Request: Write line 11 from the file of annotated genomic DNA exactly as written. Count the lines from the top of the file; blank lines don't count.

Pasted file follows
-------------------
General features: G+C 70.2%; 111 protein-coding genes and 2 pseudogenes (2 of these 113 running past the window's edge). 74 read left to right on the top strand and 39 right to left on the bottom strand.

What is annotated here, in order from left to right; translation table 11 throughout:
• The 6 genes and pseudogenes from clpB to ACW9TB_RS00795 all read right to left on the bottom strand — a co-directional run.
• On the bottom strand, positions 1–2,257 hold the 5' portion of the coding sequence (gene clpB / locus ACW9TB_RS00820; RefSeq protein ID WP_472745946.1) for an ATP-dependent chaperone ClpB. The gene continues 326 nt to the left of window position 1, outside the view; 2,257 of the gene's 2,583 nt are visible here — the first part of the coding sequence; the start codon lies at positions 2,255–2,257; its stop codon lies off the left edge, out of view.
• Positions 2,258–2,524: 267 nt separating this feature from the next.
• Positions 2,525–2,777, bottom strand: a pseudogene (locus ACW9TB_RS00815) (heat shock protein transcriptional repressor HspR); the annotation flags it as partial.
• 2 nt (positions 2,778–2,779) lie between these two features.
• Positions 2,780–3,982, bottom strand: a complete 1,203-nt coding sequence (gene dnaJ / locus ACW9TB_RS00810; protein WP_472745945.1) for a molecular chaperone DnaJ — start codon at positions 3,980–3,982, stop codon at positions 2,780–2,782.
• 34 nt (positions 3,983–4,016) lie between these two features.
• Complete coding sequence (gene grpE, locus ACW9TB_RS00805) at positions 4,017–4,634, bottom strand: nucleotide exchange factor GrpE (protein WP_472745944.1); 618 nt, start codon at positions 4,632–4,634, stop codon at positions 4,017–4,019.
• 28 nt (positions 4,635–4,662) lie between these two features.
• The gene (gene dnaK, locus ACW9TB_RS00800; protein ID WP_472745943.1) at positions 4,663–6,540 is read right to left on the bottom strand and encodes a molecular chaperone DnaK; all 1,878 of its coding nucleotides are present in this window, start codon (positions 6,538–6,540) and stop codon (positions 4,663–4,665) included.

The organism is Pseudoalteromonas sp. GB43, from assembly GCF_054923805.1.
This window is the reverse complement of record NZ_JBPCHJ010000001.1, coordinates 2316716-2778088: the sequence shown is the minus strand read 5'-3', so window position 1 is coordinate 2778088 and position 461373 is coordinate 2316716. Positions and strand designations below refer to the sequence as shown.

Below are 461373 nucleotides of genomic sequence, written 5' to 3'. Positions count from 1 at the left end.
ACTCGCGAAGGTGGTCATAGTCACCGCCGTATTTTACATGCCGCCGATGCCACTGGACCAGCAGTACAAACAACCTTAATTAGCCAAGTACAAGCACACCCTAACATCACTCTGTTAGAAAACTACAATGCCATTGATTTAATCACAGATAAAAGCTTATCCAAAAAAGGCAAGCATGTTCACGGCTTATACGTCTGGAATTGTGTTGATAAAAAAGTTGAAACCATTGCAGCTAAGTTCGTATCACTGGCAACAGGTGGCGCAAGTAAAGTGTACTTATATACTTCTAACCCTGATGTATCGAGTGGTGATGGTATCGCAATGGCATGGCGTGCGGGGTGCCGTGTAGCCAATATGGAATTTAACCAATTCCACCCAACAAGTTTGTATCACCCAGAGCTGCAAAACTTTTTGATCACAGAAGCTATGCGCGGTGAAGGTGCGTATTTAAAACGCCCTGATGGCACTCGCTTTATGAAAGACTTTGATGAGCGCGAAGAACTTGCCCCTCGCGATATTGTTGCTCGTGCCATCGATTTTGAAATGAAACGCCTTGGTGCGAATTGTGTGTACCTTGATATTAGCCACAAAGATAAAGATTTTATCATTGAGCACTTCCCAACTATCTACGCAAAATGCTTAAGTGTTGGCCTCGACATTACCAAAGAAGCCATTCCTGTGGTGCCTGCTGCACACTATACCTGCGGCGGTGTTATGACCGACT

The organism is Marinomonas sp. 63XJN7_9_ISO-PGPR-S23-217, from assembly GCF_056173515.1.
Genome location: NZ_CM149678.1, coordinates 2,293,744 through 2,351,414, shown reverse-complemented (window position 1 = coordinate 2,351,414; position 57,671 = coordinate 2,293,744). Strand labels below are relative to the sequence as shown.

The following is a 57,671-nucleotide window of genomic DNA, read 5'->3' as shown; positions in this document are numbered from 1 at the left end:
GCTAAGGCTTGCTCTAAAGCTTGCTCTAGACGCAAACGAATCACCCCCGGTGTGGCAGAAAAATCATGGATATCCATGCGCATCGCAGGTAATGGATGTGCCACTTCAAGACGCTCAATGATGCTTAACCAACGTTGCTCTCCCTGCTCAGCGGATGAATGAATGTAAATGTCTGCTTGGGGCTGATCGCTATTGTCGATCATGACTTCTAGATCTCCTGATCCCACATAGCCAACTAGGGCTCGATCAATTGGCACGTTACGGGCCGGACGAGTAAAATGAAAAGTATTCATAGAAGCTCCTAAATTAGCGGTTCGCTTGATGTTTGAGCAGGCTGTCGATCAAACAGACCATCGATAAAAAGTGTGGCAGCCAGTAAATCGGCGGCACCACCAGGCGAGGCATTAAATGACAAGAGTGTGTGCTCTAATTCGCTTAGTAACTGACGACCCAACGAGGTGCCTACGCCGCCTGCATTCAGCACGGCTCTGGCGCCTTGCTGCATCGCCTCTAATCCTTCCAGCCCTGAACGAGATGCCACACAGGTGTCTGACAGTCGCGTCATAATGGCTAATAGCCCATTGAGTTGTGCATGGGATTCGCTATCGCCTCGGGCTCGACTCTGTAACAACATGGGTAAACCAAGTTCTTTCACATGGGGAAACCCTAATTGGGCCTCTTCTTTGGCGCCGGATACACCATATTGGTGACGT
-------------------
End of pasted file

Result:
• 28 nt (positions 4,635–4,662) lie between these two features.